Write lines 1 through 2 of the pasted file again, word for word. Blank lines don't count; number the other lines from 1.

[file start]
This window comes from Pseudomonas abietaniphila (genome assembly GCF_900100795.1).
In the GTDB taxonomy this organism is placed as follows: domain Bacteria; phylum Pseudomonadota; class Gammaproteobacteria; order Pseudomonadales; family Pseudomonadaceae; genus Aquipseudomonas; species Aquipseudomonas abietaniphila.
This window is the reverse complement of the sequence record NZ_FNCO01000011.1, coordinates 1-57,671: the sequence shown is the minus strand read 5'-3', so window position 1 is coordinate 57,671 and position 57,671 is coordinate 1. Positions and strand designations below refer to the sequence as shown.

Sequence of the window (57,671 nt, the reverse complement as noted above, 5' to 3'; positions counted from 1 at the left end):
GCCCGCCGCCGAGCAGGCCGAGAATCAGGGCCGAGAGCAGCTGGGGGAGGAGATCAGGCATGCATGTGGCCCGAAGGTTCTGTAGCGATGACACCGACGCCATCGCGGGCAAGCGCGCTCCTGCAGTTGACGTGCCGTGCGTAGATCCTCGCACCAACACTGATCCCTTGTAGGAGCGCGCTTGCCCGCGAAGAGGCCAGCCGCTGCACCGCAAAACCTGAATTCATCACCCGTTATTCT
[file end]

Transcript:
This window comes from Pseudomonas abietaniphila (genome assembly GCF_900100795.1).
In the GTDB taxonomy this organism is placed as follows: domain Bacteria; phylum Pseudomonadota; class Gammaproteobacteria; order Pseudomonadales; family Pseudomonadaceae; genus Aquipseudomonas; species Aquipseudomonas abietaniphila.